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India reassures equity investors as liquidity fears grow

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Indian Finance Minister Arun Jaitley said on Monday the government is ready to ensure credit is available to non-banking financial companies (NBFCs), just a day after the market regulator and the central bank sought to calm skittish investors.

[MUMBAI] Indian Finance Minister Arun Jaitley said on Monday the government is ready to ensure credit is available to non-banking financial companies (NBFCs), just a day after the market regulator and the central bank sought to calm skittish investors.

Mr Jaitley's assurances followed panic selling in the equity market on Friday that pushed the benchmark Nifty Index more than three percent lower in less than 30 minutes.

It later recovered to end the day down 0.81 per cent.

The sell-off was sparked by news that a large fund manager sold short-term bonds issued by Indian NBFC Dewan Housing Finance Corp at a sharp discount, raising fears of wider liquidity problem among NBFCs.

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The news came amid soured market sentiment after one of the biggest names in the NBFC sector - Infrastructure Leasing & Financial Services (IL&FS) - defaulted on a series of its coupon payments.

In a tweet on Monday Mr Jaitley said, "The Government will take all measures to ensure that adequate liquidity is maintained/provided to the NBFCs."

Mr Jaitley's message came on the heels of assurances from both the Reserve Bank of India and market regulator Securities and Exchange Board of India, which sought separately on Sunday to reassure investors they were closely monitoring developments in financial markets and stood ready to act if needed.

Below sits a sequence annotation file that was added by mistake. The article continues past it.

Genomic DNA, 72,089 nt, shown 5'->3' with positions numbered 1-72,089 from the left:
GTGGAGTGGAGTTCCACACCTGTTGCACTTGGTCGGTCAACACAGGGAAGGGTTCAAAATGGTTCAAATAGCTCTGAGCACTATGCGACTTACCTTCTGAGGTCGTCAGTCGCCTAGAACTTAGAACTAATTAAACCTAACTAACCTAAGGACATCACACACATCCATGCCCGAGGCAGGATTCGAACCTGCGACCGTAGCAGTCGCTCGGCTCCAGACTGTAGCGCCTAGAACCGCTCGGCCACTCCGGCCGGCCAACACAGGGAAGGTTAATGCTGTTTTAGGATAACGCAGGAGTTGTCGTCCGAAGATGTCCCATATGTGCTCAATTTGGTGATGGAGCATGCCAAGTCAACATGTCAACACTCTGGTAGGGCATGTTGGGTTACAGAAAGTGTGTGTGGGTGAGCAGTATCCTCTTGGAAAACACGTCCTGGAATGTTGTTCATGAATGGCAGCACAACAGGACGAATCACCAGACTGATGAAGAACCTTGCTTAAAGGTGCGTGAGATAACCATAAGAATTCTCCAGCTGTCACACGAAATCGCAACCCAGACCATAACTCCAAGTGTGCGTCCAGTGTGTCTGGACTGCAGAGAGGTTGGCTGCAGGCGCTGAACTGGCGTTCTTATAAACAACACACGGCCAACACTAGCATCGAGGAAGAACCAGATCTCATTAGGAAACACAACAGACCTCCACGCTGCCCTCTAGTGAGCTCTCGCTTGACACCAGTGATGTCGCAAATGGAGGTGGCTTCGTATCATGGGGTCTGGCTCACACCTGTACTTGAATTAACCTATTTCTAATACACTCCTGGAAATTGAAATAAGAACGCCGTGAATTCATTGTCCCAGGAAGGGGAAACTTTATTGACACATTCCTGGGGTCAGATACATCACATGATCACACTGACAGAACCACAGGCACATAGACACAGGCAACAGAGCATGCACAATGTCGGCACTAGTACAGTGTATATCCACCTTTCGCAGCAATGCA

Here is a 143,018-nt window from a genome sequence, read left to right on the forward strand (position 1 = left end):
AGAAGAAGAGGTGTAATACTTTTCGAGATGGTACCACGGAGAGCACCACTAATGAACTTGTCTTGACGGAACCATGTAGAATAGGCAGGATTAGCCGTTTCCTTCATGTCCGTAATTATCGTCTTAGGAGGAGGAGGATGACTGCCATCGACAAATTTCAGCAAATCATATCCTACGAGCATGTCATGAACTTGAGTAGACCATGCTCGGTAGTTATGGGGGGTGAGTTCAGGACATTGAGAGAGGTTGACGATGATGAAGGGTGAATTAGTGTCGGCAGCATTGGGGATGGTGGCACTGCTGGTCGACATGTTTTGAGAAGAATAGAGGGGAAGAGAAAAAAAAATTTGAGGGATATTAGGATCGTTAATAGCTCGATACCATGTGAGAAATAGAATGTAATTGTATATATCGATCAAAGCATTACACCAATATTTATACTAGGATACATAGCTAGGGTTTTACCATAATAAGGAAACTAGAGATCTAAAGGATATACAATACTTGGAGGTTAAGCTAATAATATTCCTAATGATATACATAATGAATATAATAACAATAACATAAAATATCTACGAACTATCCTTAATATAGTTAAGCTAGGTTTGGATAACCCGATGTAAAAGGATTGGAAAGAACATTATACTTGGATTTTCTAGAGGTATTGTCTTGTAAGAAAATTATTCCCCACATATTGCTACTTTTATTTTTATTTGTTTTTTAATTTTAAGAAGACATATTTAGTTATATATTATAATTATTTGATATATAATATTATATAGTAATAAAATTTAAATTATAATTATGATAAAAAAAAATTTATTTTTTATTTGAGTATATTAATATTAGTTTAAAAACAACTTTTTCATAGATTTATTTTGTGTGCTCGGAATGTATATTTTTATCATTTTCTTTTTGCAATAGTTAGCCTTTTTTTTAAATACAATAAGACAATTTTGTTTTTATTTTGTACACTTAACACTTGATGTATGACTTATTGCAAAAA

Indian equity markets have hit record highs this year despite sell-offs in domestic bonds and weakness in the rupee that has made it Asia's worst-performing currency this year.

A sharp correction in equity markets could hurt Prime Minister Narendra Modi and the ruling Bharatiya Janata Party as they prepare for a series of key state elections later this year and a general election by May 2019.

Mr Modi and his BJP swept to power in 2014 on the slogan "Achhe din aane waale hain (good days are coming)," but a lack of jobs, falling crop prices and surging fuel costs have sparked discontent and some protests in recent months.

A sell-off in equity markets, which have been one of the few bright spots in the economy, could further dent Mr Modi's popularity among some of the small business and trading community, a core base of BJP supporters, who were already stung by two of his largest reform moves - demonetisation and a nationwide Goods and Services Tax (GST).

India's largest bank, the State Bank of India, also sought to calm investors, issuing a statement on Sunday saying fears that banks were wary of lending to NBFCs were baseless.

"SBI lends support to NBFCs in the private and public sector within the regulatory policy framework and will continue to do so," SBI Chairman Rajnish Kumar said in a statement. "There is no concern on liquidity of NBFCs in view of their liquid cash position and availability of committed lines."

Despite these assurances, India's financial markets were all weaker on Monday.

At 0658 GMT, the NSE share index was down 1.34 per cent while the benchmark 10-year bond yield was up 3 basis points at 8.11 percent as bond prices dipped.

The partially convertible rupee was weaker at 72.61 per dollar versus its previous close at 72.1950 and not too far from its record low of 72.99 hit early last week.

REUTERS

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